The media wasn't doing their job and the story wasn't being reported on, so the word got out on Twitter that Cypus was taxing its citizens personal bank accounts.
Glenn explained that last week in England, they passed the equivalent of an executive order to put in a new Minister of Media to make sure that the media's all on the up-and-up when reporting about the government. The Parliament had nothing to do with the law, the Queen put it through, so no one can go back and change it at all.
What Bloomberg is describing is very similar. He wants to remove the obstacles to govern.
In a NYT article March of last year, Michael Grynbaum wrote about the NYC Mayor's disparagement of social media. In a speech the Mayor delivered in Singapore, he spoke about the difficulties of leading a city into the future amid a political cultures that is often focused on the short term.
The mayor noted that technology, despite its benefits, can add new pitfalls to an already grueling process. “Social media is going to make it even more difficult to make long-term investments” in cities, Mr. Bloomberg said.
“We are basically having a referendum on every single thing that we do every day,” he said. “And it’s very hard for people to stand up to that and say, ‘No, no, this is what we’re going to do,’ when there’s constant criticism, and an election process that you have to look forward to and face periodically.”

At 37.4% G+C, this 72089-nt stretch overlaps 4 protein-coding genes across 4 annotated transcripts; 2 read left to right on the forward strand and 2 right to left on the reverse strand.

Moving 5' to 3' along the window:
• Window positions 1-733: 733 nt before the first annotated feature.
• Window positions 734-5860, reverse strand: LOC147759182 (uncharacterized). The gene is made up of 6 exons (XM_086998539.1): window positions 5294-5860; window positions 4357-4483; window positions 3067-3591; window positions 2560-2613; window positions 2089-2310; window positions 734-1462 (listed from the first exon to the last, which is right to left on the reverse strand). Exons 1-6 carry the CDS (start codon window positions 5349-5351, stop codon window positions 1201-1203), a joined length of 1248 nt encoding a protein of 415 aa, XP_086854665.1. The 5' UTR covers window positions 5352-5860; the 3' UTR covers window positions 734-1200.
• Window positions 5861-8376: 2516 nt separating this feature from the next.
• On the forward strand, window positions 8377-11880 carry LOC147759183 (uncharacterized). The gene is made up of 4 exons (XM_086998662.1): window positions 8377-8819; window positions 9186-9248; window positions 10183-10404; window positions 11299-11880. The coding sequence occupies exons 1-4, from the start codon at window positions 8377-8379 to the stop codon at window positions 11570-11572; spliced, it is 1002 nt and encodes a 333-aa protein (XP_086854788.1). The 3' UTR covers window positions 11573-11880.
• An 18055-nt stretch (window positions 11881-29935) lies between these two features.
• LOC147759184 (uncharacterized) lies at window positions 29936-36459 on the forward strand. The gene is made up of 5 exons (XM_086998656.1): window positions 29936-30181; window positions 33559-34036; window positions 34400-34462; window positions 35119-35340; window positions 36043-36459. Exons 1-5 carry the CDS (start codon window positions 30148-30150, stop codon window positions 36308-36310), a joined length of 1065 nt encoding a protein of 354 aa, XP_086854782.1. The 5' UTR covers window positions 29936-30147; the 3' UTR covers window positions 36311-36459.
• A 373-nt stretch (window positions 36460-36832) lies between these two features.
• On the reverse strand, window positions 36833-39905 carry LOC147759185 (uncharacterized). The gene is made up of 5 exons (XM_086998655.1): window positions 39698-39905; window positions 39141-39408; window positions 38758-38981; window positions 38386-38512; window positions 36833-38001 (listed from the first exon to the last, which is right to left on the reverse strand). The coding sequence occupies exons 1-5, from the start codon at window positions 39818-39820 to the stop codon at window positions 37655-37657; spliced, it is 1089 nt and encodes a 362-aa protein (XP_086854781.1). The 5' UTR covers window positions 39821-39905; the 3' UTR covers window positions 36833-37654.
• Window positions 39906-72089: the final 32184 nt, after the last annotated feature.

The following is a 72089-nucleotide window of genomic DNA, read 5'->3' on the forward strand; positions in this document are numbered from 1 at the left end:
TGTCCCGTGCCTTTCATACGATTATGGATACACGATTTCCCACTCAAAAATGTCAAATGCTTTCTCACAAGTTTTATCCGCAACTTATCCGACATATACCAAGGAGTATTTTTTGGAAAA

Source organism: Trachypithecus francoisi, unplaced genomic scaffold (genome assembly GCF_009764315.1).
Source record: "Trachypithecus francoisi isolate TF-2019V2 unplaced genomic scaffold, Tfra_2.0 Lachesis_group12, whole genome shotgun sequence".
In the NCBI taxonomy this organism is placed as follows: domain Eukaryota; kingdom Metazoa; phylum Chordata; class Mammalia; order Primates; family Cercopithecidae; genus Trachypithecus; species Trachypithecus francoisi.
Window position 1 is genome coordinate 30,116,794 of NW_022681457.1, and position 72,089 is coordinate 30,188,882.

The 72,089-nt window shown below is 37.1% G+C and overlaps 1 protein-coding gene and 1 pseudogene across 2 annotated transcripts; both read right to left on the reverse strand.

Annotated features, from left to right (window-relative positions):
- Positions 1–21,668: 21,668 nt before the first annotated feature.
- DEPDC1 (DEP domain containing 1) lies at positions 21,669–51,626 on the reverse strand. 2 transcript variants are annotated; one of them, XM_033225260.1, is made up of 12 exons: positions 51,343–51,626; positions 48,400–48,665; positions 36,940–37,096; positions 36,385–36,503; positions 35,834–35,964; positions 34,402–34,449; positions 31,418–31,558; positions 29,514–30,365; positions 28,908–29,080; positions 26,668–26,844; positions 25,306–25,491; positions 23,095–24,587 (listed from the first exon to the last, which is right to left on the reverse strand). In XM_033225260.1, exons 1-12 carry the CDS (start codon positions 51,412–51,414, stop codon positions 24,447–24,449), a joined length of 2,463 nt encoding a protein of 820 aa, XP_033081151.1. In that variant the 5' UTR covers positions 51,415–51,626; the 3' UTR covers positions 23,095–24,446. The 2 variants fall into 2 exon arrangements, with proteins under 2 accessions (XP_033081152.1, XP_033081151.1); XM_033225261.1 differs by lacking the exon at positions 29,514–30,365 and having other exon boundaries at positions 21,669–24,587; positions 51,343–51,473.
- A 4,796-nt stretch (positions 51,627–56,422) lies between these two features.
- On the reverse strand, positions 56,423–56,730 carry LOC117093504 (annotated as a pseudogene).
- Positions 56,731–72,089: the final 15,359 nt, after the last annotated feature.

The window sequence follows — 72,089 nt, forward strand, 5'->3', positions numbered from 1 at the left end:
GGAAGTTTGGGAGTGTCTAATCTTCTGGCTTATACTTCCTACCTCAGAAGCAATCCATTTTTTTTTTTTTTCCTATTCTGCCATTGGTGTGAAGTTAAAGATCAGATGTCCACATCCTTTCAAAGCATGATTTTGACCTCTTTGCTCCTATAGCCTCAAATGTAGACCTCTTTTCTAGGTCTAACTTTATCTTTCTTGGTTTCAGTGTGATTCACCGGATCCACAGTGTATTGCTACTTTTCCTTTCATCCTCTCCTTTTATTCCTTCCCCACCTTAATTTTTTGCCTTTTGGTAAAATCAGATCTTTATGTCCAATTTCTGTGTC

Later, Mr. Bloomberg noted that long-term urban planning “requires leadership, and standing up, and saying, ‘You know, you elected me, this is what we’re going to do,’ and not take a referendum on every single thing.”
The thing is, Bloomberg's words are just another example of his "do as I say, not as I do" leadership. His office has not been hesitant to use social media a political tool to push through his agenda. He's using social media right now to promote his nationwide anti-gun ad campaign. You can bet that mayors who support the Constitutional right of Americans to own guns don't find his campaign being pushed through their cities particularly helpful or within the boundaries of his power as NYC Mayor. But, it's okay when Michael Bloomberg does something, he just doesn't want anyone getting in his way.
"It's not going to happen overnight but they are controlling now absolutely everything," Glenn said. "They want control of your information, they want control of the media, they want control of your guns, they want control of the food. They want control of your money and the banks and how you spend it. They want control of your movement here and there and everywhere, through the TSA. Does anybody notice they are building a little trap, a little box that you're not getting out? I'm sorry. I'm sorry. That would only be an out‑of‑control government that would do that. And we know the Western world doesn't have a problem with that."
In other words, instead of listening to what the people are saying, if he had his way he would shut it down to get his agenda through without any public criticism or challenges.